MANILA, Philippines (2nd UPDATE) – The arbitral tribunal handling the Philippines' case against China at The Hague, Netherlands, said Manila needs to prepare for a second round of oral arguments on Monday, July 13.
"The Philippine side has undertaken sufficient preparation to ensure that the best answers will be provided to the questions expected to be propounded by the tribunal during the second round," Deputy Presidential Spokesperson Abigail Valte said in a bulletin Friday evening.
The second round is set from 10 am to 1 pm on Monday, another member of the Philippine delegation said.
The source also said the second round of oral arguments "is routine," and that "one cannot infer anything, other than that the judges want clarifications."
In a bulletin earlier on Friday, July 10, Deputy Presidential Spokesperson Abigail Valte said the Philippines was bracing for the tribunal's possible additional questions.
Like the Philippine delegation at The Hague, the tribunal is also a powerhouse team.
The tribunal is led by Judge Thomas Mensah of Ghana – no less than the first president of the International Tribunal for the Law of the Sea (ITLOS).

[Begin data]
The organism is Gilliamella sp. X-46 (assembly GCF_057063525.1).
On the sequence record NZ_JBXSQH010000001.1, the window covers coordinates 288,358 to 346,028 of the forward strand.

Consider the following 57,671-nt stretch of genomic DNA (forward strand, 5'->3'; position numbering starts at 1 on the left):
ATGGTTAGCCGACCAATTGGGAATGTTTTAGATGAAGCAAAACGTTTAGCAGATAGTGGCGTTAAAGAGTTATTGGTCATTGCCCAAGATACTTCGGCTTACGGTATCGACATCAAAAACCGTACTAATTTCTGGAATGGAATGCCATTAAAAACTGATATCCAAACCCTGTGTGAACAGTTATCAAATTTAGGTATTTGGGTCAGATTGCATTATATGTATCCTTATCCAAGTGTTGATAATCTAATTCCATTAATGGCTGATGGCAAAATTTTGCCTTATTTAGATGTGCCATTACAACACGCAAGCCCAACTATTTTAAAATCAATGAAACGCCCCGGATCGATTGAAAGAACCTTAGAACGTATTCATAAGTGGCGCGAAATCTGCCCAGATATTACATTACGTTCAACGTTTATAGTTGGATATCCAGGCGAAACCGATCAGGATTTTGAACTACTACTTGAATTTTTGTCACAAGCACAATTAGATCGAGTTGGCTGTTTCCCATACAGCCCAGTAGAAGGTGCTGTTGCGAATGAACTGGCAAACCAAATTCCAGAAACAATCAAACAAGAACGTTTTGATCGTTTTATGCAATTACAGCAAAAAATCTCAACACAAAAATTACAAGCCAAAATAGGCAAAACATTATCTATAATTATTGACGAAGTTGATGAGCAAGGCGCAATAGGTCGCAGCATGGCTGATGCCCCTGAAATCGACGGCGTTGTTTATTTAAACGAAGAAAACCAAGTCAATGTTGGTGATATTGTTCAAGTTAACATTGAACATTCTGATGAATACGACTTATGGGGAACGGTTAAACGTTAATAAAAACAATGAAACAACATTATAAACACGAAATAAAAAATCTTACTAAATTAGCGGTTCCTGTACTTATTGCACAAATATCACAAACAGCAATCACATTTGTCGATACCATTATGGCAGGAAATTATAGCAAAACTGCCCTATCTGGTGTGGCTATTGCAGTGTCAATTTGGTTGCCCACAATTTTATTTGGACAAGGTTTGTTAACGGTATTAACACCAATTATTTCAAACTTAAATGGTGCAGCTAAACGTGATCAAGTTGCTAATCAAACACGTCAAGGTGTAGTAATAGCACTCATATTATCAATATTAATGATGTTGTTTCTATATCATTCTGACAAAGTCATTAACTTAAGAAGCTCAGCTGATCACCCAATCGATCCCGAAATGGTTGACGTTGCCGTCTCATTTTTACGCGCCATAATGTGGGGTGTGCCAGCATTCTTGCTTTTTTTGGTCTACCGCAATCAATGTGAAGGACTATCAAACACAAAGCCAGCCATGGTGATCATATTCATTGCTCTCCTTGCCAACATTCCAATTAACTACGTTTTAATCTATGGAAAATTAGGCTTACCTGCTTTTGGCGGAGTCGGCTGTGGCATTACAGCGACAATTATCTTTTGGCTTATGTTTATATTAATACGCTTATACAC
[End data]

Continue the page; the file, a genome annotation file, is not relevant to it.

Founded in 1996, ITLOS settles disputes related to the so-called Constitution for the Oceans, the 1982 United Nations Convention on the Law of the Sea (UNCLOS).
The following members also compose the tribunal:
China's strongest argument
The tribunal has been hearing the Philippines' arguments since Tuesday, July 7.
The Philippines wants to prove that the tribunal at the Permanent Court of Arbitration has the right to hear the historic case. (READ: PH vs China at The Hague: '80% of fish' at stake)
China asserts that the tribunal has no jurisdiction over the arbitral proceedings. This is China's strongest argument.
At the same time, Manila's team has given an overview of its 5 arguments against Beijing. (READ: EXPLAINER: Philippines' 5 arguments vs China)
One of these arguments involves China's island-building in the West Philippine Sea.
Foreign Secretary Albert del Rosario on Tuesday said China "has irreversibly damaged the regional marine environment, in breach of UNCLOS, by its destruction of coral reefs in the South China Sea."
If the tribunal decides it has the right to hear the arbitral proceedings, the Philippines can present its arguments on the merits of the case at a later date. – Rappler.com
Paterno R. Esmaquel II is a senior reporter leading Rappler’s coverage of religion and foreign affairs. He finished MA Journalism in Ateneo and MSc Asian Studies (Religions in Plural Societies) at RSIS, Singapore. For story ideas or feedback, email him at firstname.lastname@example.org.